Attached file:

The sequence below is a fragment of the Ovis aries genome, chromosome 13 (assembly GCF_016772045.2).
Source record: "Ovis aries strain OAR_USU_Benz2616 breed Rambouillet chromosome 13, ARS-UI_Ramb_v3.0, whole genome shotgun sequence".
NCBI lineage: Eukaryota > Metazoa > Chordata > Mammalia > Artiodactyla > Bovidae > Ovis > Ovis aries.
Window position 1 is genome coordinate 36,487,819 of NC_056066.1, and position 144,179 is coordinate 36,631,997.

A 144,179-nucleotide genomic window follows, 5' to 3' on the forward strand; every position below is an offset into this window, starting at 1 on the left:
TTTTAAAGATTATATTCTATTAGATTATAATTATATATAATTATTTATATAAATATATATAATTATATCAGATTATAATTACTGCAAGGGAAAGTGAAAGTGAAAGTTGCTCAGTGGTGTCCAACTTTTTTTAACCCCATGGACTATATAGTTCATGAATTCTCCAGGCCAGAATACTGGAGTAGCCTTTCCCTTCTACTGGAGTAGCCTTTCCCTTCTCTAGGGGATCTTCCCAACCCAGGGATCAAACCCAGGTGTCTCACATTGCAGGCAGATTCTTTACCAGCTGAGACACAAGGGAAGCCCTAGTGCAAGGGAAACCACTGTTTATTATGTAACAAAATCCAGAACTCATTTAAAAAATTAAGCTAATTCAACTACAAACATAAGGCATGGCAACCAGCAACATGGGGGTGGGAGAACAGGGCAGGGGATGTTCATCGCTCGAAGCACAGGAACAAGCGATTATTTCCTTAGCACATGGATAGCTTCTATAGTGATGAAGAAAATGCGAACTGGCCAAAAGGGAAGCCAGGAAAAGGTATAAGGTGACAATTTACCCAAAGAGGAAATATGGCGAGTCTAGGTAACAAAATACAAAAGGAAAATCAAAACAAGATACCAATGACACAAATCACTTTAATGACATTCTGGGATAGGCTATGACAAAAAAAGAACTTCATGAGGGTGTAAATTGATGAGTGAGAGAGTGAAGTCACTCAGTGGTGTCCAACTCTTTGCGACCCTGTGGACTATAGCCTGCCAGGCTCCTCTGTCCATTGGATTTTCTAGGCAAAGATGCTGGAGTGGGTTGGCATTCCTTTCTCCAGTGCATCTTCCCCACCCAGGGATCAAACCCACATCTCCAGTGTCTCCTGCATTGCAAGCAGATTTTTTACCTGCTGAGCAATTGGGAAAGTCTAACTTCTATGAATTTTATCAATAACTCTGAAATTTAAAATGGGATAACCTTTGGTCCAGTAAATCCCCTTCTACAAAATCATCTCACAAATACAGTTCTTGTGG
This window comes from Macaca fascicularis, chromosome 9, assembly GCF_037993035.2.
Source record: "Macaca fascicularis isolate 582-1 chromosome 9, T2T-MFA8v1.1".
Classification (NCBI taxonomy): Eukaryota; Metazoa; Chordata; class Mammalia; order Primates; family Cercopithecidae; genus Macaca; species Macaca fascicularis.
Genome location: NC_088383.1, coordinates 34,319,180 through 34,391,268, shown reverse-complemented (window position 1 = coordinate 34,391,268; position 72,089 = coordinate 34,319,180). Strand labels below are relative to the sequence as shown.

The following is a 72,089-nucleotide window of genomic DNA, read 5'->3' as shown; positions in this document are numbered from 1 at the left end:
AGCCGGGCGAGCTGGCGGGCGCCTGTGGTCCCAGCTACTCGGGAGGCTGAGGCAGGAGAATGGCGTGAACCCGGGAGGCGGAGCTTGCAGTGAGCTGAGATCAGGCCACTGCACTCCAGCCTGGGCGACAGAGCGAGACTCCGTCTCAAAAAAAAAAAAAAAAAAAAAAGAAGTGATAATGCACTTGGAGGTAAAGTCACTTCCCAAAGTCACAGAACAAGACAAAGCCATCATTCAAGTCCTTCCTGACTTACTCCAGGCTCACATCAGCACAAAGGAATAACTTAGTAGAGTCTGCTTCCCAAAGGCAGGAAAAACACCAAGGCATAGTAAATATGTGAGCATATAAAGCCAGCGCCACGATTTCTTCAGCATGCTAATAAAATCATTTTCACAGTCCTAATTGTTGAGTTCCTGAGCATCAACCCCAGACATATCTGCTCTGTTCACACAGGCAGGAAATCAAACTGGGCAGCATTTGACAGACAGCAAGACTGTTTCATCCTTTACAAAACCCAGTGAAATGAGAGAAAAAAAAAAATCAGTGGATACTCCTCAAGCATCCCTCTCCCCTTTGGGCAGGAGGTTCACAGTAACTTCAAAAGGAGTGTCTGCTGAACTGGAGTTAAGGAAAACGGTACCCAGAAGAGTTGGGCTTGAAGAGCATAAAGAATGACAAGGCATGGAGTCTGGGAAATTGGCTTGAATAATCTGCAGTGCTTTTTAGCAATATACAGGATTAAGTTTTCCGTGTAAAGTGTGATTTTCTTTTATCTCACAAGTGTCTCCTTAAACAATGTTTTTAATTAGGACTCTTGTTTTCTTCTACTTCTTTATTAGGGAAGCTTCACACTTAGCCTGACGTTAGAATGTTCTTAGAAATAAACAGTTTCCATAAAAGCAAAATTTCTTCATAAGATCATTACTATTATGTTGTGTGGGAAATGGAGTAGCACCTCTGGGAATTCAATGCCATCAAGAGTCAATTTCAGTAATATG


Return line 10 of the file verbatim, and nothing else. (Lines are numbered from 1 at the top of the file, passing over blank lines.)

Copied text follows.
Genome location: NC_088383.1, coordinates 34,319,180 through 34,391,268, shown reverse-complemented (window position 1 = coordinate 34,391,268; position 72,089 = coordinate 34,319,180). Strand labels below are relative to the sequence as shown.